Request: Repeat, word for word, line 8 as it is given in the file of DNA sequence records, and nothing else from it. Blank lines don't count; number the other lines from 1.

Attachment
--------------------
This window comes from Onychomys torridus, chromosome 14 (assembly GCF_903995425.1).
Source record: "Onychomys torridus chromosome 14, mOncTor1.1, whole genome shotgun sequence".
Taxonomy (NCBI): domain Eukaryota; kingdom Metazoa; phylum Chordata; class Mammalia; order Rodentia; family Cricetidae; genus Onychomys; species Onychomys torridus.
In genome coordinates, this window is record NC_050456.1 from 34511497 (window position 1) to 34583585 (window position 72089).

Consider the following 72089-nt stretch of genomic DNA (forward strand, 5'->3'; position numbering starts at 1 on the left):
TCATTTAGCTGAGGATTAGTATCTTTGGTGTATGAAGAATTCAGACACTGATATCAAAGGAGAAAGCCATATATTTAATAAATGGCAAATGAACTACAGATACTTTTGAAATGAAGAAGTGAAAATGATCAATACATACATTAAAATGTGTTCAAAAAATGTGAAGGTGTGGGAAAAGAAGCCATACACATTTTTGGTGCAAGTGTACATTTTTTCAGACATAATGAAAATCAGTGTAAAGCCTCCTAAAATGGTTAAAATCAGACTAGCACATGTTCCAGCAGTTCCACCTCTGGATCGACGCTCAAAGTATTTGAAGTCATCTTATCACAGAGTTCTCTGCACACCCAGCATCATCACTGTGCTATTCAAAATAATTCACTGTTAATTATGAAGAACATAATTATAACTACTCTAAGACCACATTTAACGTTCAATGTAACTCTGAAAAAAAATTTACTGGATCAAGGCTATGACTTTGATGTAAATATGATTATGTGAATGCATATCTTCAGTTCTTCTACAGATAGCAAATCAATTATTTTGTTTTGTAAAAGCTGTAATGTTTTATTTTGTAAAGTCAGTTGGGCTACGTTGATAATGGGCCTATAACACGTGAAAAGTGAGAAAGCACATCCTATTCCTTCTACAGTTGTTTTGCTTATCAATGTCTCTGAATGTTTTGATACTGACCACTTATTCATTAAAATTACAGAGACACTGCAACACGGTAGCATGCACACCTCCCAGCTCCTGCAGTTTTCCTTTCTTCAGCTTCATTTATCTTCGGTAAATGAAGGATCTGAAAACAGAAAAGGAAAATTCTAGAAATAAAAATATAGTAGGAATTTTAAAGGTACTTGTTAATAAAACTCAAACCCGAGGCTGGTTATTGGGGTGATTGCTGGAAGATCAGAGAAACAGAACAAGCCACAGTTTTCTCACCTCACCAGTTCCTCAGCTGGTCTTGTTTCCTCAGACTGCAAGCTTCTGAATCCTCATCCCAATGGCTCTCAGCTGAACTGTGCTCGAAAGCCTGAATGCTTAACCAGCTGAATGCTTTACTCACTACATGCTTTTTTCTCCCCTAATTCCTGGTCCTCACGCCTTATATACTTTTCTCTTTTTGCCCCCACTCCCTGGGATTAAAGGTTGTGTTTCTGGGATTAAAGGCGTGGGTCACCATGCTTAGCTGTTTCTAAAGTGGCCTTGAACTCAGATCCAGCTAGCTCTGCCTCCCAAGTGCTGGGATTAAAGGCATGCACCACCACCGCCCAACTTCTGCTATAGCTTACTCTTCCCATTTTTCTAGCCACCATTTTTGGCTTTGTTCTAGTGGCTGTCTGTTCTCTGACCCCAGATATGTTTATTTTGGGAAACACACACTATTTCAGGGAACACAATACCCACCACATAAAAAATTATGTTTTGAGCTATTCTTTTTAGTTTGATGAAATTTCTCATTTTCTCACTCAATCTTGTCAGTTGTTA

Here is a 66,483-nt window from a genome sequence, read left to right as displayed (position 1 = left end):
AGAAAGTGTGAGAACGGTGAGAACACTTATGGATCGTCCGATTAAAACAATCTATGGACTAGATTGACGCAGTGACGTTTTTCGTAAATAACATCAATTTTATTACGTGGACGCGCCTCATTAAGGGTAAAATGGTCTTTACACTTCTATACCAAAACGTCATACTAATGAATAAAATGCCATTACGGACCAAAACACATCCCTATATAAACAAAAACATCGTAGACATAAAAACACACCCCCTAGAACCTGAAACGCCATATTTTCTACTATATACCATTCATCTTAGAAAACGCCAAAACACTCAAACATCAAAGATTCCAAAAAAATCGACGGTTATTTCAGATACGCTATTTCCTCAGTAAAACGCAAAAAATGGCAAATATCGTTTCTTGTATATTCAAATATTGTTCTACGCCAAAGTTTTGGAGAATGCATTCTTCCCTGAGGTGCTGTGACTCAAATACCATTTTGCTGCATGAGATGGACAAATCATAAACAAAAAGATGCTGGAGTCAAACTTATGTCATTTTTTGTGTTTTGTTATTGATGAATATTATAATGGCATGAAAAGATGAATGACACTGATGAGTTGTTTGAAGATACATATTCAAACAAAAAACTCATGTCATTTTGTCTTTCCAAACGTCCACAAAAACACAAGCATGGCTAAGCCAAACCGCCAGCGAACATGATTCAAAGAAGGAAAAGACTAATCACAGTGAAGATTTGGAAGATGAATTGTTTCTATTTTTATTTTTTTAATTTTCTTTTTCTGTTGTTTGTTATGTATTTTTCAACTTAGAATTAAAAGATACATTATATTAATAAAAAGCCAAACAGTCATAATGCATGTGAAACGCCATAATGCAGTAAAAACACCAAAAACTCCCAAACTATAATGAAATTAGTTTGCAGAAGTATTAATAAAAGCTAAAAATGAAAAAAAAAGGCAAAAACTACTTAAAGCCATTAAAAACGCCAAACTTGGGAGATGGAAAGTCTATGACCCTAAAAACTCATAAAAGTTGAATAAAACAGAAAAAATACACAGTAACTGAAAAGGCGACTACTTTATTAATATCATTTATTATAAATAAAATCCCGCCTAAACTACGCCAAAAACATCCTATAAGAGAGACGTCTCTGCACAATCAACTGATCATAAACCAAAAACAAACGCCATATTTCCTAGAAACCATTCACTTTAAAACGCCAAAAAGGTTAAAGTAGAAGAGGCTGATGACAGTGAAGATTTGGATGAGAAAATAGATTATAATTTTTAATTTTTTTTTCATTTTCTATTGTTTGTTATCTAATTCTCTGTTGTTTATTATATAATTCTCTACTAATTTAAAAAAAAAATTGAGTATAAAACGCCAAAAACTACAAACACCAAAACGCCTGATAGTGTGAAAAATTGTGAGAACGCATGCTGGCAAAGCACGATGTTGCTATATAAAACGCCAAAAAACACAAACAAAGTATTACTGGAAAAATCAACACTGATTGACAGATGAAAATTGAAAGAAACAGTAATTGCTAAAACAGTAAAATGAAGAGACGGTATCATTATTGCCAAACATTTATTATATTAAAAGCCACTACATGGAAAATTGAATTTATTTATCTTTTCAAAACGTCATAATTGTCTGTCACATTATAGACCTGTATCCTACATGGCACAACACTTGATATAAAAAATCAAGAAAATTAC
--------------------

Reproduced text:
AGAAAGTGTGAGAACGGTGAGAACACTTATGGATCGTCCGATTAAAACAATCTATGGACTAGATTGACGCAGTGACGTTTTTCGTAAATAACATCAATTTTATTACGTGGACGCGCCTCATTAAGGGTAAAATGGTCTTTACACTTCTATACCAAAACGTCATACTAATGAATAAAATGCCATTACGGACCAAAACACATCCCTATATAAACAAAAACATCGTAGACATAAAAACACACCCCCTAGAACCTGAAACGCCATATTTTCTACTATATACCATTCATCTTAGAAAACGCCAAAACACTCAAACATCAAAGATTCCAAAAAAATCGACGGTTATTTCAGATACGCTATTTCCTCAGTAAAACGCAAAAAATGGCAAATATCGTTTCTTGTATATTCAAATATTGTTCTACGCCAAAGTTTTGGAGAATGCATTCTTCCCTGAGGTGCTGTGACTCAAATACCATTTTGCTGCATGAGATGGACAAATCATAAACAAAAAGATGCTGGAGTCAAACTTATGTCATTTTTTGTGTTTTGTTATTGATGAATATTATAATGGCATGAAAAGATGAATGACACTGATGAGTTGTTTGAAGATACATATTCAAACAAAAAACTCATGTCATTTTGTCTTTCCAAACGTCCACAAAAACACAAGCATGGCTAAGCCAAACCGCCAGCGAACATGATTCAAAGAAGGAAAAGACTAATCACAGTGAAGATTTGGAAGATGAATTGTTTCTATTTTTATTTTTTTAATTTTCTTTTTCTGTTGTTTGTTATGTATTTTTCAACTTAGAATTAAAAGATACATTATATTAATAAAAAGCCAAACAGTCATAATGCATGTGAAACGCCATAATGCAGTAAAAACACCAAAAACTCCCAAACTATAATGAAATTAGTTTGCAGAAGTATTAATAAAAGCTAAAAATGAAAAAAAAAGGCAAAAACTACTTAAAGCCATTAAAAACGCCAAACTTGGGAGATGGAAAGTCTATGACCCTAAAAACTCATAAAAGTTGAATAAAACAGAAAAAATACACAGTAACTGAAAAGGCGACTACTTTATTAATATCATTTATTATAAATAAAATCCCGCCTAAACTACGCCAAAAACATCCTATAAGAGAGACGTCTCTGCACAATCAACTGATCATAAACCAAAAACAAACGCCATATTTCCTAGAAACCATTCACTTTAAAACGCCAAAAAGGTTAAAGTAGAAGAGGCTGATGACAGTGAAGATTTGGATGAGAAAATAGATTATAATTTTTAATTTTTTTTTCATTTTCTATTGTTTGTTATCTAATTCTCTGTTGTTTATTATATAATTCTCTACTAATTTAAAAAAAAAATTGAGTATAAAACGCCAAAAACTACAAACACCAAAACGCCTGATAGTGTGAAAAATTGTGAGAACGCATGCTGGCAAAGCACGATGTTGCTATATAAAACGCCAAAAAACACAAACAAAGTATTACTGGAAAAATCAACACTGATTGACAGATGAAAATTGAAAGAAACAGTAATTGCTAAAACAGTAAAATGAAGAGACGGTATCATTATTGCCAAACATTTATTATATTAAAAGCCACTACATGGAAAATTGAATTTATTTATCTTTTCAAAACGTCATAATTGTCTGTCACATTATAGACCTGTATCCTACATGGCACAACACTTGATATAAAAAATCAAGAAAATTAC